Movie music is probably among the least appreciated media genres in all of art. Once considered the bailiwick of hacks and drudges--just as screenwriting was once regarded--with the occasional notable exception (i.e., Prokofiev's score for Alexandr Nevsky, or Copland's score for The Red Pony), it wasn't until well into the 1940's that the movie score began to be understood as an integral part of the effect of the cinematic experience, that the static visual aspects, borrowed from the theatre, which had dominated film from its earliest period, were unnecessary limitations; as the technical potentiality of motion, action, and visual excitement evolved, the lyrical accompaniment of inspired music (and sound effects) began to be realized.
Though it is primarily a visual medium, film's truest realization is through the marriage of a set of elements, all of which must be coordinated to achieve a unified effect. Film editing, as many have noted, may be as important as any aspect of the process of film production, involving as it does, all the component parts simultaneously. A great movie score can "make" a movie come alive, "interpreting" event and creating a lyrical flow out of the visual narrative. It may be considered as another "character" or motif in a film, commenting upon the action, or suggesting possible meanings, queueing or responding, serving as the audience's "director" or surrogate director's commentary on the audience's behalf.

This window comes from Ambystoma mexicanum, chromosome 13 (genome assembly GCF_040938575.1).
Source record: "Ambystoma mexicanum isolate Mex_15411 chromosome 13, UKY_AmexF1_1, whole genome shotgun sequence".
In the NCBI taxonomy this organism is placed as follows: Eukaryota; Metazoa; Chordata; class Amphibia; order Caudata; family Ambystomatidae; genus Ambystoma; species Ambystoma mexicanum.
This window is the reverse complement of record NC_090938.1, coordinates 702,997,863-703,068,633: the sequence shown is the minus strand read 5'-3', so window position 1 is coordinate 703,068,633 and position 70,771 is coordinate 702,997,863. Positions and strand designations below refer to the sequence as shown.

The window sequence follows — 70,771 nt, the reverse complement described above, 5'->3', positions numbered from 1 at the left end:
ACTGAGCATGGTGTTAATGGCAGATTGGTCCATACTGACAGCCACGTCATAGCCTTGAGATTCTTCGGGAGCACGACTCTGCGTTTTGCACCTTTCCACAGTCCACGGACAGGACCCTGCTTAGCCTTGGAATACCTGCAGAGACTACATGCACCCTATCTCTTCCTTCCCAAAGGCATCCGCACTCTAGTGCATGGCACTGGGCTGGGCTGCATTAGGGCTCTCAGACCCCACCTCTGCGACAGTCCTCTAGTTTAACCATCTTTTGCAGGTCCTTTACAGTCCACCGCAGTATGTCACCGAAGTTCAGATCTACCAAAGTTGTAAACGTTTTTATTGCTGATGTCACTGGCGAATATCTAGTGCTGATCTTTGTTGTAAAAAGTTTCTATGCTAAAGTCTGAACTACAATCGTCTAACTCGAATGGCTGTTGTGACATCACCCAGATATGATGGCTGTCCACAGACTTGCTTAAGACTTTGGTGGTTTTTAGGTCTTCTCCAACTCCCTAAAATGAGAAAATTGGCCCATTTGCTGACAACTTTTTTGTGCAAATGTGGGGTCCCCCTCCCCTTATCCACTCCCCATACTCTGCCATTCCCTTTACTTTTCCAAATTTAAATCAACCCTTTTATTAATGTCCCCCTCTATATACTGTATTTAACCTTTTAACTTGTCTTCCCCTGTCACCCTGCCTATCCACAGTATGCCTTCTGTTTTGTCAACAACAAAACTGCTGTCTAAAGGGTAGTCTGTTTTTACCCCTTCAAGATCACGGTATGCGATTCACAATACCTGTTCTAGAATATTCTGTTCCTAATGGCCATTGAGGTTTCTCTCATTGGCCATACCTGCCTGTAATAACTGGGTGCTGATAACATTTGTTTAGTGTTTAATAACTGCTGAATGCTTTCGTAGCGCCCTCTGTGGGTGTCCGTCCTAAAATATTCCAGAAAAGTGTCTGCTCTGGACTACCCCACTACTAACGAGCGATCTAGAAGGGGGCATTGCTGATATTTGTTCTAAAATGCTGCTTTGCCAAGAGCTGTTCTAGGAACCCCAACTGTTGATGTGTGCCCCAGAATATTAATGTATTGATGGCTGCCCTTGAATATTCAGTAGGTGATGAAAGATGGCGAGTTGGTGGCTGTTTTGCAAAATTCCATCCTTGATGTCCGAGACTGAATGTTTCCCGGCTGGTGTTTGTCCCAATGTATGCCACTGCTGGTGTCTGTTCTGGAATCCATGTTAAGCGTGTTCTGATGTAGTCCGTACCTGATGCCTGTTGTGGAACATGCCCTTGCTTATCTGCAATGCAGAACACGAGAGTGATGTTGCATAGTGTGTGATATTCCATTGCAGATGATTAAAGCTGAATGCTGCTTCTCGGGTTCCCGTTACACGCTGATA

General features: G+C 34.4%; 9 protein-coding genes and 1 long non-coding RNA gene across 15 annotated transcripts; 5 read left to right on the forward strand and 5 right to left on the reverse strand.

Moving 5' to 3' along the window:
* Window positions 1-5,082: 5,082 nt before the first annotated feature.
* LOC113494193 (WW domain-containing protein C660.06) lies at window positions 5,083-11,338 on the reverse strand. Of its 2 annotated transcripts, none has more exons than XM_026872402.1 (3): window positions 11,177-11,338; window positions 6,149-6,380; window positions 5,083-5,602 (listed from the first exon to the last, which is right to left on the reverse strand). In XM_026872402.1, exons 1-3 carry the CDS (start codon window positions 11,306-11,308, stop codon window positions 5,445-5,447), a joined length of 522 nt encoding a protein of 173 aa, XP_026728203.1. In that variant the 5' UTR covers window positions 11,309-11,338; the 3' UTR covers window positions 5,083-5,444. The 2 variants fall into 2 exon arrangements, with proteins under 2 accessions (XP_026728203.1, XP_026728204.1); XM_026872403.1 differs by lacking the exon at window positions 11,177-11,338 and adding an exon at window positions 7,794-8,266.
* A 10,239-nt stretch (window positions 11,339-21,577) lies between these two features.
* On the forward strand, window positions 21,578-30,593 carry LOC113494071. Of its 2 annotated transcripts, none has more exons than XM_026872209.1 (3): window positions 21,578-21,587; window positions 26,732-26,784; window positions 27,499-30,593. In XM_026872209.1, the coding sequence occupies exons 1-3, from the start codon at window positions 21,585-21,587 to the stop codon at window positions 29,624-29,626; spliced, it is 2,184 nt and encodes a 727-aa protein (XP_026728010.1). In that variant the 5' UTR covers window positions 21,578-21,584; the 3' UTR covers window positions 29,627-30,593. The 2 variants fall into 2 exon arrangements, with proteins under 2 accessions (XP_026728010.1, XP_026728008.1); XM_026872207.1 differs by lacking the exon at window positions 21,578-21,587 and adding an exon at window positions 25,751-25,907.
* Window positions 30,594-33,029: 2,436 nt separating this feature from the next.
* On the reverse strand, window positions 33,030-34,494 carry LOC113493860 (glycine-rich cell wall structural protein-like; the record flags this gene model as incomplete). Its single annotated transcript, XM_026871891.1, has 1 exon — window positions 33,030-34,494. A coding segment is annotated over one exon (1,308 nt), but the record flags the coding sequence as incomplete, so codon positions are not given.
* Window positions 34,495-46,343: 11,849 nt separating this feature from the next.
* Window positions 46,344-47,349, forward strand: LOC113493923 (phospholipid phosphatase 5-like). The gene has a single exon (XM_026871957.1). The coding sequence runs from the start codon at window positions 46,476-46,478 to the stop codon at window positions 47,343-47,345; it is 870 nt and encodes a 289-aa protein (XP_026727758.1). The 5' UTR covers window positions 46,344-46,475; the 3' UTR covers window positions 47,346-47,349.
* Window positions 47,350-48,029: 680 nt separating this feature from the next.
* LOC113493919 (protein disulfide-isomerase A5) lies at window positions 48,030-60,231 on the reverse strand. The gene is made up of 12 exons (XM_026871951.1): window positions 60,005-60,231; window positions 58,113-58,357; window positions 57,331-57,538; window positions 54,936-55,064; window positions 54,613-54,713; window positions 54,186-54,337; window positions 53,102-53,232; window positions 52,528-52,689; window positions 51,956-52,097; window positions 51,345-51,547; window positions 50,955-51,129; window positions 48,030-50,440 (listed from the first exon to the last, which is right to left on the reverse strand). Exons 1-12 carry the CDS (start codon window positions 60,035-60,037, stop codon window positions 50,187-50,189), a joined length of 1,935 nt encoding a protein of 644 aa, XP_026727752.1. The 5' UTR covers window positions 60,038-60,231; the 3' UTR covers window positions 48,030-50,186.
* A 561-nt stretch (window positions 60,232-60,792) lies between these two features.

Some movies seem to exist through their primary musical themes, come to be defined as personifying the essential gist of a story. Without these themes, such movies may seem naked, or somehow undefined. Imagine, for instance, how the movies Lawrence of Arabia, or Doctor Zhivago would feel, without the defining lyrical scores with which they are invariably associated.
It may be that movie music occupies a place about mid-way between serious classical, and contemporary pop. Noir movies of the late 1940's and early 1950's, for instance, borrowed heavily from the weary blues and hard-edged urban jazz of the post-War period--a perfect marriage of grit and cynicism which both defined the genre, and dramatized what the music was saying. But the ability to write effective movie music isn't a skill that naturally is adapted from either classical orchestral training, or improvisatory popular styles: It partakes of both, and requires a special intuitive grasp of the subtle coordination between the visuals and he sound.
Movie music may be highly artificial, playing against the natural flow of the narrative, or it may be so subtle that you hardly notice it--just a few lingering murmurs underneath the action. The best movie scores seem to express a mixture of predominant statements, combined with the more soto voce mood underlinings or flickers. This allows the composer to foreground some of his more successful themes, while not obtruding upon, or hogging the spotlight. Movie musicals, of course, are in their way more about the music than the action, and usually end up looking pretty silly. Even a film as impressive as West Side Story, for instance, with its jazzy-neo-Stravinsky Bernstein score, makes so many compromises with plausibility--in order to facilitate dance and singing numbers--that it becomes cartoon-like.